Convicted Paris attacker Salah Abdeslam, the only surviving member of the cell that killed 130 people, has been transferred to Belgium to face new charges connected to a different attack.
He will be tried in Belgium for his alleged involvement in the March 2016 attacks, which were carried out by the same cell responsible for the Paris attacks.
The attacks in Belgium, which killed 32 people at the national airport and in a Brussels metro station, were also claimed by ISIS and occurred four days after Abdeslam was arrested.
Abdeslam, who was born in Belgium and used to live in Brussels, was flown from Fleury-Merogis prison south of Paris to Ittre prison in Belgium, between the Belgian capital and Charleroi.
He will be held in prison in Belgium until his trial, which is scheduled to start on October 10.
He was handed over to France to face trial there over the 2015 attacks at the Bataclan concert hall and other venues.
On June 30, he was sentenced to life in prison with only a tiny chance of parole after 30 years, the toughest possible punishment under French law.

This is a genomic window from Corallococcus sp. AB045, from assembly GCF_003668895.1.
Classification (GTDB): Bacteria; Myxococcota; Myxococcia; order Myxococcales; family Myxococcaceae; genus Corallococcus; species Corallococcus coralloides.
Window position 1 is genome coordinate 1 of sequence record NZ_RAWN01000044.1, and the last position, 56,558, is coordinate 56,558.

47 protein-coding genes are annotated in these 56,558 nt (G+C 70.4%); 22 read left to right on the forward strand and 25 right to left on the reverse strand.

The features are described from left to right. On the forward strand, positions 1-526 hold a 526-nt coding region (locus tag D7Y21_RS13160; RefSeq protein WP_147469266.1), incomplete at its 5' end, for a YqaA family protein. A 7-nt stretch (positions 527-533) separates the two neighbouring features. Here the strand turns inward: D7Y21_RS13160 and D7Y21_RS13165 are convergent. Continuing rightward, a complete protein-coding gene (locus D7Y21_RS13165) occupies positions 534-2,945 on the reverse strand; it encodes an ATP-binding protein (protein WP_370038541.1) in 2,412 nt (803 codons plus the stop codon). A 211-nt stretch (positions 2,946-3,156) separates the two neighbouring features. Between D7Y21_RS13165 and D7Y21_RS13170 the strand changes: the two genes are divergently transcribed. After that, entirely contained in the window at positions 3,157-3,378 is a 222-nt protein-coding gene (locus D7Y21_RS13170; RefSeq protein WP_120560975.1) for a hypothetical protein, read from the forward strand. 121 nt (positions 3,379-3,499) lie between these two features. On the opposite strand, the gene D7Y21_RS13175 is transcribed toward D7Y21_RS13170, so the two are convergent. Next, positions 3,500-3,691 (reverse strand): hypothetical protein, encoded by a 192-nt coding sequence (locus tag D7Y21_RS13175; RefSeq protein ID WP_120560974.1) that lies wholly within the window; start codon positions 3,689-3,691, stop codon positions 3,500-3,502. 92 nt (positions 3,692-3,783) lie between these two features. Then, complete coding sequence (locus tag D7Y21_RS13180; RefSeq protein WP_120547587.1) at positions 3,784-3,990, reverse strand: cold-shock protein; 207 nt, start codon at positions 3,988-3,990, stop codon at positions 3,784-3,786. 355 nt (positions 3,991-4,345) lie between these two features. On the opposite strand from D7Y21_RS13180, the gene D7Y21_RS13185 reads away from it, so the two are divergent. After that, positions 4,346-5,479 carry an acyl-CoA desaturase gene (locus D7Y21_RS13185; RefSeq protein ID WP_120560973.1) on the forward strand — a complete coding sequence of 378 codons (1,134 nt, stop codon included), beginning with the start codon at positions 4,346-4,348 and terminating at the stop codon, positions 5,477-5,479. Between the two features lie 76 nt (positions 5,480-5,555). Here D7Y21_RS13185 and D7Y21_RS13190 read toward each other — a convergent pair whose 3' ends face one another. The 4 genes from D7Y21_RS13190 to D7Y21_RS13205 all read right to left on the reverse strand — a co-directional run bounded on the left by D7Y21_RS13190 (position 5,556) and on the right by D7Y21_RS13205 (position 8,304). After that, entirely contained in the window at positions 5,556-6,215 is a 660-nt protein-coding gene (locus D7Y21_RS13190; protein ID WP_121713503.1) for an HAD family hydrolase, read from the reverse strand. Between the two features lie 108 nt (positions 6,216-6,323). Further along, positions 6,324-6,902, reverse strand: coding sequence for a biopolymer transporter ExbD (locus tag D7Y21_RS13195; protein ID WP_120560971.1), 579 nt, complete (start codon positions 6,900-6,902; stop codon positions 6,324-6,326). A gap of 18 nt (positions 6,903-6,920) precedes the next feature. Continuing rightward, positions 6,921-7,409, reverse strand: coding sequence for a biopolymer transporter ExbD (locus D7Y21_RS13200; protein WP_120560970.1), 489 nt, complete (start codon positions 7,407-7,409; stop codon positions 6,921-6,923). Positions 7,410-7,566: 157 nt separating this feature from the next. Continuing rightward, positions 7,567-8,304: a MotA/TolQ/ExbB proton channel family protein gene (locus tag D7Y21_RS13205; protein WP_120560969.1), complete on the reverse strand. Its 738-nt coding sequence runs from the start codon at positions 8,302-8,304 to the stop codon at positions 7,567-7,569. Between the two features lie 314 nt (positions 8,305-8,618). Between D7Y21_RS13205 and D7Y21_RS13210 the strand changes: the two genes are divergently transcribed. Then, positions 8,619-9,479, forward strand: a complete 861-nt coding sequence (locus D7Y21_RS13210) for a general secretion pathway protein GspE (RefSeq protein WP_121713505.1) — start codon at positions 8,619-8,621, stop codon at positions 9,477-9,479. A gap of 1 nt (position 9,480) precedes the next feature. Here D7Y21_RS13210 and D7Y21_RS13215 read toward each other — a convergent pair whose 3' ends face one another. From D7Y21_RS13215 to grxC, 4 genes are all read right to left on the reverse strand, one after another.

He did not appeal against the sentence after the trial, which was the biggest in modern French history.
The trial opened on September 8 and was held in a specially built courtroom in central Paris, with chairs and benches for 550 people.
Nineteen other people, 10 of whom are in custody, were also found guilty of crimes including helping to provide the attackers with weapons or cars and planning to take part in the attack.
The Bataclan music hall, six bars and restaurants and the perimeter of the Stade de France sports arena were hit in attacks in the French capital.
Abdeslam told the court of his role in the attacks, which sent shock waves through France and Europe.
During a meeting in Belgium, where the ISIS cell was based, he had been asked to take part in the attacks two days beforehand by the ringleader, Abdelhamid Abaaoud, a long-time friend.
During the assault, which was co-ordinated from Syria, Abdeslam's role was to blow himself up in a cafe in a fashionable area of the 18th district of north Paris.
Before this, he would drive three suicide bombers to the Stade de France where France were playing Germany in a football match attended by president Francois Hollande.
In the end, he did not explode his vest. He told the court he had a change of heart, while police said the vest malfunctioned.
Crowds had gathered outside the central Paris court to hear the verdict.